Name User
12-05-2017, 12:20 PM
Block hours are what matter

Sliceback
12-05-2017, 01:40 PM
S80’s had a lot of ‘unassigned’ aircraft. So block hours, and not fleet count, is more important.

mainlineAF
12-05-2017, 03:43 PM
I’d guess 2014 block hours were hour because they hadn’t trimmed the merger overlap yet.

Sliceback
12-05-2017, 04:32 PM
Agreed. A 3% percent reduction is fairly mild. Hopefully it starts trending up.

webecheck
12-10-2017, 08:23 AM
From my outside the company perspective it seems like all the UAL talk of adding capacity hasnt resulted in more pilots being hired. There aren't any classes posted for Jan yet. Meanwhile AA has announced officially 925 new hires and has scheduled pilots for Jan class dates and has Feb class dates on the books.

I do keep reading about new RJ's at UAL though.

The plan to grow starts with adding RJ feed to hubs, trying to capture those markets where it makes sense to fly to a UA hub. Some established markets have upgauged to mainline already, and some hub to hub and hub to major markets(mco, sea, bos, tpa) have upgauged as well. None of that has really driven a need to expand the seniority list by much. The added mainline flying which has, has mostly been offset by increased scheduling efficiency with pbs and increased reserve utilization.

Having said all that, the mgmt plan is either going to take off soon (pun intended), or capacity growth will stall and wall street will be the first to get notified. New mgmt has not been ambiguous about saying UAL's previous shrinkage was a bad idea, so if you had to pick a legacy that will offer the most relative seniority progression over the next few years due to SL expansion, UAL is what I'd bet on.

Sliceback
12-10-2017, 08:38 AM
“so if you had to pick a legacy that will offer the most relative seniority progression over the next few years due to SL expansion, UAL is what I'd bet on.“

Alex - for $500 I’ll take “which legacy offers the best relative seniority gain?”

17/22/27/32 yr seniotity number forecast, early 2027 data, using APC’s data -

AA - 4500/2000/950/400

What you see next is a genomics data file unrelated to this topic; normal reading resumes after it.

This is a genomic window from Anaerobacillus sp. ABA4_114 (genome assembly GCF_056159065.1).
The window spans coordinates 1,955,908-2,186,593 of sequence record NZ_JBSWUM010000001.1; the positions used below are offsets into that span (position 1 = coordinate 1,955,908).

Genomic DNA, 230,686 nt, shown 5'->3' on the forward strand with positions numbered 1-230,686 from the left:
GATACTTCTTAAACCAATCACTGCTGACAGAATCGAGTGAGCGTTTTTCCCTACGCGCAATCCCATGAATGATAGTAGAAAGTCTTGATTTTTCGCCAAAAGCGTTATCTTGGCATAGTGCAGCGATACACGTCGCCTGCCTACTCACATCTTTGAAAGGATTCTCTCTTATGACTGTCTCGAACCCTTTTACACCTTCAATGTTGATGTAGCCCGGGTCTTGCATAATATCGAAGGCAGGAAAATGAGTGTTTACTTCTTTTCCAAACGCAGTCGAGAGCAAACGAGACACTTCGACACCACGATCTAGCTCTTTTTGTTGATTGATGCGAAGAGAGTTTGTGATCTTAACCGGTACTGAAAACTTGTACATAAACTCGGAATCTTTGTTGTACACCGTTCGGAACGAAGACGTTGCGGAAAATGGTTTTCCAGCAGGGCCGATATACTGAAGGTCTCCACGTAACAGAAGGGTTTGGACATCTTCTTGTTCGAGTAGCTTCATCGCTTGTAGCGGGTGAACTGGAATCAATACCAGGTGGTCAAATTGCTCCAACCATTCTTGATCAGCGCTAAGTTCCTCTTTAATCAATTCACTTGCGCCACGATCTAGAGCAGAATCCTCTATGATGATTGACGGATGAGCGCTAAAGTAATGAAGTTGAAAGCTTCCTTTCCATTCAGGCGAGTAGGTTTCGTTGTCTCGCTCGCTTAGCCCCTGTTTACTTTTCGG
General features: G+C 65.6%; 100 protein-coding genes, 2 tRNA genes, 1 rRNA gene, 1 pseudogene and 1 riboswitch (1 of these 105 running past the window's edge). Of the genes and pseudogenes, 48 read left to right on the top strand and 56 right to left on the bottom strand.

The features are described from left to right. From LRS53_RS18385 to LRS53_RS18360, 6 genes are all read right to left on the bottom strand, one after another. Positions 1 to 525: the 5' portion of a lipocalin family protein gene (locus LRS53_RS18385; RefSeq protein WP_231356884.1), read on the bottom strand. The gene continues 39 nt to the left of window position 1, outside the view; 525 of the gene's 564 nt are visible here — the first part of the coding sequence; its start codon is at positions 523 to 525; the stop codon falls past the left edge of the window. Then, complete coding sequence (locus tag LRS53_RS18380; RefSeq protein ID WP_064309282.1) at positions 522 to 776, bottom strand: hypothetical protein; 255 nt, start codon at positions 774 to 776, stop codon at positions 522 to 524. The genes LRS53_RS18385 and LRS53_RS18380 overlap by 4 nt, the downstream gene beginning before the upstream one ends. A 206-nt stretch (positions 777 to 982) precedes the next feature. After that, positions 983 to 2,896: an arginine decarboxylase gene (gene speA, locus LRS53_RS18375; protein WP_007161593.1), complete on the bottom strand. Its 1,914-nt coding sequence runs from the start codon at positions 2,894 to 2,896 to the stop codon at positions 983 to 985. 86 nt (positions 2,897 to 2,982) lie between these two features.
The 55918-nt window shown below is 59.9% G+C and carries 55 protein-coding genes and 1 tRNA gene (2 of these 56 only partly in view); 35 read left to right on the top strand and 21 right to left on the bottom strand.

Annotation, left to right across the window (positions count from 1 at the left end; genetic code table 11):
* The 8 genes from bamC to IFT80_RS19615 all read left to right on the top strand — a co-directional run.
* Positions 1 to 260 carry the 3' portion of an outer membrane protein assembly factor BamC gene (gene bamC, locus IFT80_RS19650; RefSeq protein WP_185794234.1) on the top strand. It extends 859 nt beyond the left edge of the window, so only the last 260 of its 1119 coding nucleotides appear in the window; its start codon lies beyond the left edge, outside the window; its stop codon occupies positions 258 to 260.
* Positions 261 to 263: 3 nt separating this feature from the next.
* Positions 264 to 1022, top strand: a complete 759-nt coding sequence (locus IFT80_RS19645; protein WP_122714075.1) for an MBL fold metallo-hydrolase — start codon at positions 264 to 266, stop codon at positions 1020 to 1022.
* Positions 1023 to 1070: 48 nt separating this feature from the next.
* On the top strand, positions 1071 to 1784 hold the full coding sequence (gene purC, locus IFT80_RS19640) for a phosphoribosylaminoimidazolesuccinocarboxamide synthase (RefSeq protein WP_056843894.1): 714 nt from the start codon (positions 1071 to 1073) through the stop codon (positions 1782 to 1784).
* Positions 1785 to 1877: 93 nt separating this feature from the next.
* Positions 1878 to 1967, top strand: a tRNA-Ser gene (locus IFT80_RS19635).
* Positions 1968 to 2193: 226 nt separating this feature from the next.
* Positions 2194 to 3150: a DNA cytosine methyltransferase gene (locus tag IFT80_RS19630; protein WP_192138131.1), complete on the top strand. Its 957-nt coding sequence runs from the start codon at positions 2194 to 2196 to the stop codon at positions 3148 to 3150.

UA - 5100/2550/1250/650
DL - 6500/4350/3000/1700

webecheck
12-10-2017, 08:45 AM
“so if you had to pick a legacy that will offer the most relative seniority progression over the next few years due to SL expansion, UAL is what I'd bet on.“

Alex - for $500 I’ll take “which legacy offers the best relative seniority gain?”

17/22/27/32 yr seniotity number forecast, early 2027 data, using APC’s data -

AA - 4500/2000/950/400
UA - 5100/2550/1250/650
DL - 6500/4350/3000/1700

Not sure what your point is, your first number shows a 17yrs from now number, whereas I clearly qualified my statement. Lets say someone wants to be a top pay rate widebody FO lineholder 5 years from now...best odds-UAL

Sliceback
12-10-2017, 10:34 AM
For the next 8 yrs AA has more retirements, both as a percentage and actual count.

Your first statement related to relative seniority gain. The data doesn’t support your statement that UA’s relative gain exceeds AA’s.

UA’s larger w/b total makes your second statement, using a different comparison, perhaps true. Using today's bidding patterns guys might be CA’s at AA in five years. 3,600+ retirements, 25% of the list, in the next five years makes that possible. All it will take is 2% more retirements in the next five years, vs the planned retirements, as well as everyone having the same bidding patterns in the future.

Your second comparison, using w/b FO’s, is tricker. We don’t have UA’s G4 data. In five years only 3 of 9 G4 FO bid statuses will at AA be available to a current newhire using today’s bidding/planning data. In six years it advances to 5 of 9 due to retirements and in 7 yrs it will be 9 of 9.

You’re also assuming UA will expand faster than DL or AA in the next five years? Has a management mentioned that?

sherpster
12-10-2017, 11:02 AM
Are the numbers on APC correct?

from 2018-2026 AA retires 52% and UAL 35%.
UAL would have to outgrow AA by close to 2% a year. Wide body or not, that seems like a hefty number to overcome.

webecheck
12-10-2017, 05:21 PM
You’re also assuming UA will expand faster than DL or AA in the next five years? Has a management mentioned that?

Yes, they have. So my point is number of people hired after you in a short amount of time leading to seniority list expansion and a higher relative seniority. Similar to what a delta 2013 hire experienced. Who knows if it's true, but mgmt claims fastest growing US airline for next 5 years.

I do have to say though, even in the minimal seniority list expansion I've experienced since I was hired (approx 400 more pilots on the list than at my class date) and of course the smallest number of retirements per year for any in the next 20 more or less, I have more equipment and base options than I can keep up with up. Movement happens faster than I'm ready. You simply can't go wrong at any of the big 3.

N10DJ
12-10-2017, 05:49 PM
This is the perfect time to bring this up since you guys are semi comparing realative time to wb fleet/ G3 & 4 pay...